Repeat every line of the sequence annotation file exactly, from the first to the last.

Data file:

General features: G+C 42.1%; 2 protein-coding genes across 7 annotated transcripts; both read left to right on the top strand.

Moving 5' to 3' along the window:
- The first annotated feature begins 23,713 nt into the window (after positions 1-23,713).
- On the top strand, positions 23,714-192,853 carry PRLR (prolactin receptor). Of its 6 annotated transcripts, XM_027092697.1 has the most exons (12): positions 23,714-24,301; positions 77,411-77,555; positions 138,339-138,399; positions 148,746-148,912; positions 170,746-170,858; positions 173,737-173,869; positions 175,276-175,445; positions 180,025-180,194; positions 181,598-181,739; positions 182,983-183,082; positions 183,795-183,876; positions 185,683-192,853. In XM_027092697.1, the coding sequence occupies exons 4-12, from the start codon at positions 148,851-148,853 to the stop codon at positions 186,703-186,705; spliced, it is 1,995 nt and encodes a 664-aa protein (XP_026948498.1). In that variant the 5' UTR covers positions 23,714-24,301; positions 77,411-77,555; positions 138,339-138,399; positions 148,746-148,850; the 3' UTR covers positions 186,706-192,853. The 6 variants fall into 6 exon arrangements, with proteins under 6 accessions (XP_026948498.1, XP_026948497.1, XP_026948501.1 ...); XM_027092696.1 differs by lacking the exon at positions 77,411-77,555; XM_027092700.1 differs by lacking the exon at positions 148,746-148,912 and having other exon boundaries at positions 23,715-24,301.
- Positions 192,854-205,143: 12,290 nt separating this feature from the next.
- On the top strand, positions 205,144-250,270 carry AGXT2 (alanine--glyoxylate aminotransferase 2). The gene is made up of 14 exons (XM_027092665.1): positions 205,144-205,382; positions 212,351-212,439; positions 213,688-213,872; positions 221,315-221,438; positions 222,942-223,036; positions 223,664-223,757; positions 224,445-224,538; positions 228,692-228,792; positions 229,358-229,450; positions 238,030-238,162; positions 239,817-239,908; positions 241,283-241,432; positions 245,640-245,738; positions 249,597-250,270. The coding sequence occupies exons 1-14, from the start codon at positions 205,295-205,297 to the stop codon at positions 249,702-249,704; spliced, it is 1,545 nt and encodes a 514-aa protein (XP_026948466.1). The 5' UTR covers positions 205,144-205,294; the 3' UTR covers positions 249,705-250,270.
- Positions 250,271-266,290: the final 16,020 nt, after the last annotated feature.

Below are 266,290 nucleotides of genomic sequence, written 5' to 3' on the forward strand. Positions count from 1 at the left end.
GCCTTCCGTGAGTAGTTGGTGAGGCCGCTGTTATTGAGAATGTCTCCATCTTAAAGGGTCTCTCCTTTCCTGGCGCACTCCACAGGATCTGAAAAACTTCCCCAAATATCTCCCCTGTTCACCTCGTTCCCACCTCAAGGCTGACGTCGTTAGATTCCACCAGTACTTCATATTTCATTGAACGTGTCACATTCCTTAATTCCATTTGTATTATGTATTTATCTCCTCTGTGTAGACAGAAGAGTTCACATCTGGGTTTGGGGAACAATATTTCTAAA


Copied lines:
General features: G+C 42.1%; 2 protein-coding genes across 7 annotated transcripts; both read left to right on the top strand.

Moving 5' to 3' along the window:
- The first annotated feature begins 23,713 nt into the window (after positions 1-23,713).
- On the top strand, positions 23,714-192,853 carry PRLR (prolactin receptor). Of its 6 annotated transcripts, XM_027092697.1 has the most exons (12): positions 23,714-24,301; positions 77,411-77,555; positions 138,339-138,399; positions 148,746-148,912; positions 170,746-170,858; positions 173,737-173,869; positions 175,276-175,445; positions 180,025-180,194; positions 181,598-181,739; positions 182,983-183,082; positions 183,795-183,876; positions 185,683-192,853. In XM_027092697.1, the coding sequence occupies exons 4-12, from the start codon at positions 148,851-148,853 to the stop codon at positions 186,703-186,705; spliced, it is 1,995 nt and encodes a 664-aa protein (XP_026948498.1). In that variant the 5' UTR covers positions 23,714-24,301; positions 77,411-77,555; positions 138,339-138,399; positions 148,746-148,850; the 3' UTR covers positions 186,706-192,853. The 6 variants fall into 6 exon arrangements, with proteins under 6 accessions (XP_026948498.1, XP_026948497.1, XP_026948501.1 ...); XM_027092696.1 differs by lacking the exon at positions 77,411-77,555; XM_027092700.1 differs by lacking the exon at positions 148,746-148,912 and having other exon boundaries at positions 23,715-24,301.
- Positions 192,854-205,143: 12,290 nt separating this feature from the next.
- On the top strand, positions 205,144-250,270 carry AGXT2 (alanine--glyoxylate aminotransferase 2). The gene is made up of 14 exons (XM_027092665.1): positions 205,144-205,382; positions 212,351-212,439; positions 213,688-213,872; positions 221,315-221,438; positions 222,942-223,036; positions 223,664-223,757; positions 224,445-224,538; positions 228,692-228,792; positions 229,358-229,450; positions 238,030-238,162; positions 239,817-239,908; positions 241,283-241,432; positions 245,640-245,738; positions 249,597-250,270. The coding sequence occupies exons 1-14, from the start codon at positions 205,295-205,297 to the stop codon at positions 249,702-249,704; spliced, it is 1,545 nt and encodes a 514-aa protein (XP_026948466.1). The 5' UTR covers positions 205,144-205,294; the 3' UTR covers positions 249,705-250,270.
- Positions 250,271-266,290: the final 16,020 nt, after the last annotated feature.

Below are 266,290 nucleotides of genomic sequence, written 5' to 3' on the forward strand. Positions count from 1 at the left end.
GCCTTCCGTGAGTAGTTGGTGAGGCCGCTGTTATTGAGAATGTCTCCATCTTAAAGGGTCTCTCCTTTCCTGGCGCACTCCACAGGATCTGAAAAACTTCCCCAAATATCTCCCCTGTTCACCTCGTTCCCACCTCAAGGCTGACGTCGTTAGATTCCACCAGTACTTCATATTTCATTGAACGTGTCACATTCCTTAATTCCATTTGTATTATGTATTTATCTCCTCTGTGTAGACAGAAGAGTTCACATCTGGGTTTGGGGAACAATATTTCTAAA